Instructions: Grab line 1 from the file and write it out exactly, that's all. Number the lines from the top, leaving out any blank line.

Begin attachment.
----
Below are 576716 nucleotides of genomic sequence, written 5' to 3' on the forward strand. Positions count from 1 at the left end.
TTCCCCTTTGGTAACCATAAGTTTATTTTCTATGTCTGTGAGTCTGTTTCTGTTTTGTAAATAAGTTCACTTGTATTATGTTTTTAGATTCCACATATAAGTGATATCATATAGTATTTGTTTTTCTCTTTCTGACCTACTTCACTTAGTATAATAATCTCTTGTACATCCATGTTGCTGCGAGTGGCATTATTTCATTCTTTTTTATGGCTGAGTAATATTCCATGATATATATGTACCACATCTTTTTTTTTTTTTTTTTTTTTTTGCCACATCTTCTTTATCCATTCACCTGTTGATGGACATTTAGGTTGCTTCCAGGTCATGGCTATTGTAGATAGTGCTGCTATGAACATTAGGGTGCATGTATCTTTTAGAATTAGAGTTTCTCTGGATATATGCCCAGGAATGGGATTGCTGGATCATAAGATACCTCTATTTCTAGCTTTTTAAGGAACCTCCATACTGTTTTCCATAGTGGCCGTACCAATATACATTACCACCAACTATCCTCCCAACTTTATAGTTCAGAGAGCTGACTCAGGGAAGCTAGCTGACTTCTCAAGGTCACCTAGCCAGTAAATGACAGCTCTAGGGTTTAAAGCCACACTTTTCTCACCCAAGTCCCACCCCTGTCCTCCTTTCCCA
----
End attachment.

Below are 576716 nucleotides of genomic sequence, written 5' to 3' on the forward strand. Positions count from 1 at the left end.